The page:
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UNF graduate takes a bite out of shark research

Ashlynn Kemp Headshot

After discovering a shark tooth nestled in the sands on a little island in the Nassau Sound in the seventh grade, Ashlynn Kemp’s fascination with sharks and the realm of coastal marine biology took hold and never let go.

Kemp, who was born in Jacksonville and despite moving around a lot as a kid, eventually found her way back to her hometown before attending high school. After much contemplation, she decided to continue her academic journey in Jacksonville, enrolling at the University of North Florida to pursue a degree in biology through the Hicks Honors College. She will walk across the stage at commencement next Friday.

“I was looking for advice on what I should do for college and spoke with one of my high school teachers,” Kemp said. “He told me that if I wanted to do anything with sharks, I should talk with Dr. (James) Gelsleichter. Afterward, I didn’t have any question about where I wanted to go.” Dr. Gelsleichter is a biology professor who teaches shark biology, endocrinology, and toxicology and is the program director for the UNF Shark Biology Lab.

Throughout her time at UNF, Kemp participated in various research opportunities.

From October 2021 to May 2022, she worked with Marineland as one of thirteen aquariums partnered with the South-East Zoo Alliance for Reproduction and Conservation (SEZARC) to form the Sand Tiger Shark Consortium. The goal of the consortium was to address the poor reproduction of sand tiger sharks, the lack of knowledge of their reproductive ecology and physiology, and better educate the public about the species. While working in Marineland’s workshop, Kemp was trained to identify important shark behaviors by observing the four male sand tiger sharks at Marineland.

Learn more about the Sand Tiger Shark Consortium’s research.

In the summer of 2022, Kemp took part in a program on shark ecology. The course allowed students to become full-fledged members of the UNF Shark Biology Program, where they contributed to the now over ten-year annual survey of the shark population in Northeast Florida. Taught by Dr. Gelsleichter, Kemp received training on how to handle and tag sharks, collect biological samples and statistical data, and identify different shark species.

Learn more about the field course and other research opportunities offered at UNF.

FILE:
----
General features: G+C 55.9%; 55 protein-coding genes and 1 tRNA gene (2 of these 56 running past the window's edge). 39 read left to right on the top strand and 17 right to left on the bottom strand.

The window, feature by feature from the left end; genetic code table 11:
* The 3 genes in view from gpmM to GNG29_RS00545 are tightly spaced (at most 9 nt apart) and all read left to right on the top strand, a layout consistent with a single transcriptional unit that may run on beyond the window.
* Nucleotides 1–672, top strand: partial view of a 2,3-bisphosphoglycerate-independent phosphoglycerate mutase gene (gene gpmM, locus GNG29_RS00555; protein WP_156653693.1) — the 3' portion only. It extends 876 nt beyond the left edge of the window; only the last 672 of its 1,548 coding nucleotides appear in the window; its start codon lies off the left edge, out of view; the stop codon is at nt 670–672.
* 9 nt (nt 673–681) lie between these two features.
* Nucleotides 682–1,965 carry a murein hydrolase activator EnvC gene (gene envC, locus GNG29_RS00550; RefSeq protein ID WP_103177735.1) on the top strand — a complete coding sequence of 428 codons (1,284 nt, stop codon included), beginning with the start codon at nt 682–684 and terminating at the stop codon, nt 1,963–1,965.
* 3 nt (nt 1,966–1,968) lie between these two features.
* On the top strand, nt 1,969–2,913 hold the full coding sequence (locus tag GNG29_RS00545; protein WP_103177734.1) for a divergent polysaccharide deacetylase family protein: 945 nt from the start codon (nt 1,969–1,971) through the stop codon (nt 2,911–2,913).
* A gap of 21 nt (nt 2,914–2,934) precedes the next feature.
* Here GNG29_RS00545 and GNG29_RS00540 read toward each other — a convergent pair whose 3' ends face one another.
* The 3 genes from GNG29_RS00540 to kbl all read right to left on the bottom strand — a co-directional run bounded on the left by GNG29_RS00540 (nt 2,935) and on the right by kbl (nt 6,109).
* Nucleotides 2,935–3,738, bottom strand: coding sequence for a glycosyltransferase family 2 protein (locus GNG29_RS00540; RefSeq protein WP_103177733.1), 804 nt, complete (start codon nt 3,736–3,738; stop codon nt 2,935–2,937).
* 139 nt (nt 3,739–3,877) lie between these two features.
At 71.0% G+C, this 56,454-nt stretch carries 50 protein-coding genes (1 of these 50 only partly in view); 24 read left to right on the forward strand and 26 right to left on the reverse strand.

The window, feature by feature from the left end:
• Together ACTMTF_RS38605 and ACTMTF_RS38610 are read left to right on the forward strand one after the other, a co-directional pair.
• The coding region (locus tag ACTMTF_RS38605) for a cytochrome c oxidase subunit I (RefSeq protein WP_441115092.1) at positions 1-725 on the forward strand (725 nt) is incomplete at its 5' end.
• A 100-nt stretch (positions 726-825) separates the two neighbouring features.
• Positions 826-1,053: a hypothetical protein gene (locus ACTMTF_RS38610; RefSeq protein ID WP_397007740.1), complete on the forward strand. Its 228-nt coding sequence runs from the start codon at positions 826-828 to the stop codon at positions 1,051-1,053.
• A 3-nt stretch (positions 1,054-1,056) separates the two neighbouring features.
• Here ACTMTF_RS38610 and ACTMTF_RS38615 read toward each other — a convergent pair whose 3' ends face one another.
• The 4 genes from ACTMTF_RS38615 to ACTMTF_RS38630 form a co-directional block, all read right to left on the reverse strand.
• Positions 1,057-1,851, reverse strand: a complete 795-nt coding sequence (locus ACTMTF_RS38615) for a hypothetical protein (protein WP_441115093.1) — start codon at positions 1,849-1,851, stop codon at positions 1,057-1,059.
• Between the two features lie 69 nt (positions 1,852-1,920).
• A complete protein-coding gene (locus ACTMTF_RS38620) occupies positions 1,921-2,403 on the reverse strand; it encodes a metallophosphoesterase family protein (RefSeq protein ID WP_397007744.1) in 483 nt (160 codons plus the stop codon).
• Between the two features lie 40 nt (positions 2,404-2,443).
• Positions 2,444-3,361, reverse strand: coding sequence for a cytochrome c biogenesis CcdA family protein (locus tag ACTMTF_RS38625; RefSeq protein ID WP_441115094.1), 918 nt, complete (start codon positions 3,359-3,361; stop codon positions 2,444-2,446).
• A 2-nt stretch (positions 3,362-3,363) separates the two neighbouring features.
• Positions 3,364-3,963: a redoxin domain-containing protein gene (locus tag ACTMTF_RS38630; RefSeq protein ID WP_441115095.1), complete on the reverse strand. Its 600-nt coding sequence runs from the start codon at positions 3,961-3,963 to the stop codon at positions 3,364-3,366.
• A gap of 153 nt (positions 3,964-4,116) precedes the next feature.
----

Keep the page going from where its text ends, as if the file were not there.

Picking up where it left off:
Ashlynn Kemp standing next to her 'Sand Tigers and Shipwrecks' posterAlso in 2022, Kemp gained further experience and won Project Leader of the Year through UNF’s Environmental Leadership Program (ELP), a platform that is open to all undergraduate students to complete leadership training and implement a community-based project.

Kemp’s project started when she was put into contact with both SEZARC research associate Dr. Lara Metrione and Dr. Carol Price, the conservation research coordinator for the North Carolina Aquariums, project manager for Spot a Shark USA, and instructor at North Carolina State University.

The project focused on educating the public and advocating for the importance of artificial reefs for sand tiger shark habitats on the Atlantic coast by creating a three-dimensional model of the USS Tarpon to display at the North Carolina Aquarium at Roanoke Island. To make improvements to the model, Kemp worked with multiple organizations including UNF’s own STEP Lab with supervisor and faculty administrator Dr. Nicholas Eastham, the North Carolina Aquarium at Roanoke Island, and Spot a Shark USA. Kemp’s project sparked conversations about sand tiger sharks and shipwrecks and promoted programs such as Spot a Shark USA.

Learn more about Kemp’s project on “Sand Tigers and Shipwrecks”.

Recently, Kemp attended the 2023 American Elasmobranch Society Conference where she presented research she conducted with Dr. Gelsleichter throughout the 2022-2023 school year. Their focus was on determining whether there is variation in Anti-Mullerian Hormone (AMH) concentrations with respect to the sexual maturity and reproductive stages of sharks. With the help of the UNF Shark Biology Lab, while the presence of AMH was confirmed, they learned that it may not be a viable indicator of reproduction with current methods.

Ashlynn Kemp handling a shark"One of the people who was integral to my overall success as an undergraduate was Dr. Jeff Chamberlain 'Dr. J'," said Kemp. "He encouraged me to put myself out there to seek research opportunities. He is someone who genuinely cares about students, and it shows. I am truly grateful for our conversations throughout the past few years because his support and advice has given me the motivation I needed to finish strong."

Outside of her research, Kemp looks back on her time at UNF fondly. She had served as the president of UNF’s Kappa Alpha Omicron Environmental Honors Society, where she met some of her best friends, participated in a spring break field school program, and made memories she says wouldn’t have been possible without the support of UNF faculty.

“I was a super shy person when I first stepped foot into UNF, but through all these experiences I’m not as shy anymore,” said Kemp. “I owe a lot of that to the programs I had the opportunity to participate in and the people I met. Everyone here has been very supportive and pushed me forward.”

Kemp looks towards the future with great anticipation as she plans to pursue her master’s and doctoral degrees to enhance her undergraduate education and experiences. She is hopeful to have her first publication soon.

Kemp proves that at UNF, even a quiet, shy student can swim with the biggest sharks in the sea.